orant

orant

[awr-uhnt, ohr-]
noun Fine Arts.
a representation of a female figure, with outstretched arms and palms up in a gesture of prayer, in ancient and early Christian art.
Also, orante [aw-ran-tee, oh-ran-] , orans.


Origin:
1895–1900; < Medieval Latin ōrant- (stem of ōrāns), present participle of ōrāre to plead. See oration, -ant

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orant

in Christian art, a figure in a posture of prayer, usually standing upright with raised arms. The motif of the orant, which seems to reflect the standard attitude of prayer adopted by the first Christians, is particularly important in Early Christian art (c. 2nd-6th century) and especially in the frescoes and graffiti that decorated Roman catacombs from the 2nd century on. Here many of the characters in Old Testament scenes of divine salvation of the faithful, the most commonly represented narrative subjects of the catacombs, are shown in the orant position. The most frequent use of the orant in the catacombs, however, was as an abstract representation of the soul of the deceased. In certain contexts, when it is identified with no particular individual, the orant has been interpreted as a symbol of faith or of the church itself.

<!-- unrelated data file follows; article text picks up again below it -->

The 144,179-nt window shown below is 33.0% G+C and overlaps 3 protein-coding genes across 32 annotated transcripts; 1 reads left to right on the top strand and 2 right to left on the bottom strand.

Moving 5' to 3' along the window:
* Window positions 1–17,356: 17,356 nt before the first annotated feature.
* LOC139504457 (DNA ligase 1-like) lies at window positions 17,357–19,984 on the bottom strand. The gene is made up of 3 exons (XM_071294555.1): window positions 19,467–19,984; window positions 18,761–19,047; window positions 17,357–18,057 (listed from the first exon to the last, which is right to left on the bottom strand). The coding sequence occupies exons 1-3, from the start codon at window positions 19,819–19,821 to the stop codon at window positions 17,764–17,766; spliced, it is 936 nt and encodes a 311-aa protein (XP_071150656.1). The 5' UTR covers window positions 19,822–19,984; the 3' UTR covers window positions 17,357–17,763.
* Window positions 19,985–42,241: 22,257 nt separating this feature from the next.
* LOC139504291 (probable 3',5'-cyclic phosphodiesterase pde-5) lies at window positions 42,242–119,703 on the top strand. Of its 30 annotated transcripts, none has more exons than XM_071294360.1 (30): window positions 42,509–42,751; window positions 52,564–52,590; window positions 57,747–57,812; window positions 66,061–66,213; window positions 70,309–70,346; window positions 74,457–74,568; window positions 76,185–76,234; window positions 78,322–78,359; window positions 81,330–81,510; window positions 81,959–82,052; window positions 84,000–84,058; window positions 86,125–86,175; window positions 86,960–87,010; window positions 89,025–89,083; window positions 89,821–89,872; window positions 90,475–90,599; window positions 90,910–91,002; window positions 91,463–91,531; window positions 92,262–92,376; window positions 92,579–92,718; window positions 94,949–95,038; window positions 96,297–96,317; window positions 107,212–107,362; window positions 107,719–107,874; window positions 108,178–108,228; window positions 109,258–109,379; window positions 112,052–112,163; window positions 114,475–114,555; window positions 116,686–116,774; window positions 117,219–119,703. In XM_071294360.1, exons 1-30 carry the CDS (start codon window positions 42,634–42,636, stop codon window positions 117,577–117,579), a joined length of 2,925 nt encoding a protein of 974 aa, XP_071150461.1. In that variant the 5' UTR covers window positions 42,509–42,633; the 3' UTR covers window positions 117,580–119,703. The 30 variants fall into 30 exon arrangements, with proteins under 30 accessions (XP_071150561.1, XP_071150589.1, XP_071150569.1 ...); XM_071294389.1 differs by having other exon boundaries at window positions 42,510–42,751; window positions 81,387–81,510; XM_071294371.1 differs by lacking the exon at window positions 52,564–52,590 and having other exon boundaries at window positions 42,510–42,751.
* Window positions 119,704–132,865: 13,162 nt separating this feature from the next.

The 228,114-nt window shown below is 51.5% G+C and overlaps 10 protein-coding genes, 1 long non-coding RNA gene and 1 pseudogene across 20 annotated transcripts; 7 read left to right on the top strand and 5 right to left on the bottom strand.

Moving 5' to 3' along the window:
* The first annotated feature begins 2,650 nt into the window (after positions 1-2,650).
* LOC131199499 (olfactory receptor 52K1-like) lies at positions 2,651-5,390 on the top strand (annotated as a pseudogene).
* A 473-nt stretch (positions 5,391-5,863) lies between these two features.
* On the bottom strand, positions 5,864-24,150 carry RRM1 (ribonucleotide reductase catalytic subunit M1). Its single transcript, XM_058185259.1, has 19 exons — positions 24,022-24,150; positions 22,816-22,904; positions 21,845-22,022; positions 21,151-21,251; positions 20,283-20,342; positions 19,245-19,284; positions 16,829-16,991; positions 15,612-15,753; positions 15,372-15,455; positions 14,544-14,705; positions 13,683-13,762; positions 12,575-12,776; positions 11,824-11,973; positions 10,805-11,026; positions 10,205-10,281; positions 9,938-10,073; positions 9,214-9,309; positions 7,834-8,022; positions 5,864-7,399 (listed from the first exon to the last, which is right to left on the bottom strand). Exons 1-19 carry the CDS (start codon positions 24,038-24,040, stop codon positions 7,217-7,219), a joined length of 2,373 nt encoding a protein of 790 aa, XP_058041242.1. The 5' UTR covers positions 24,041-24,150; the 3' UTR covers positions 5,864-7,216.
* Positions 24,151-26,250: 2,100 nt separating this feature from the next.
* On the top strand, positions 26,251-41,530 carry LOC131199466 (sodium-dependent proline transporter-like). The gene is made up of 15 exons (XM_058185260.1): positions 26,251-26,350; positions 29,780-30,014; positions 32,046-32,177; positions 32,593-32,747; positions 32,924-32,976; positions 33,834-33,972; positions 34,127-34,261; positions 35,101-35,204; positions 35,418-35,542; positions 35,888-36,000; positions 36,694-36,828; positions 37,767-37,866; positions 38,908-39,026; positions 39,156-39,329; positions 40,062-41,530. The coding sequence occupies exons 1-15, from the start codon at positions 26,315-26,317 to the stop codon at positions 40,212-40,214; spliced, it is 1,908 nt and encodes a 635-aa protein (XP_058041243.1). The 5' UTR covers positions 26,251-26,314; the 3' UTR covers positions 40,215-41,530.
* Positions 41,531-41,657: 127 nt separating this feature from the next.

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Encyclopedia Britannica, 2008. Encyclopedia Britannica Online.
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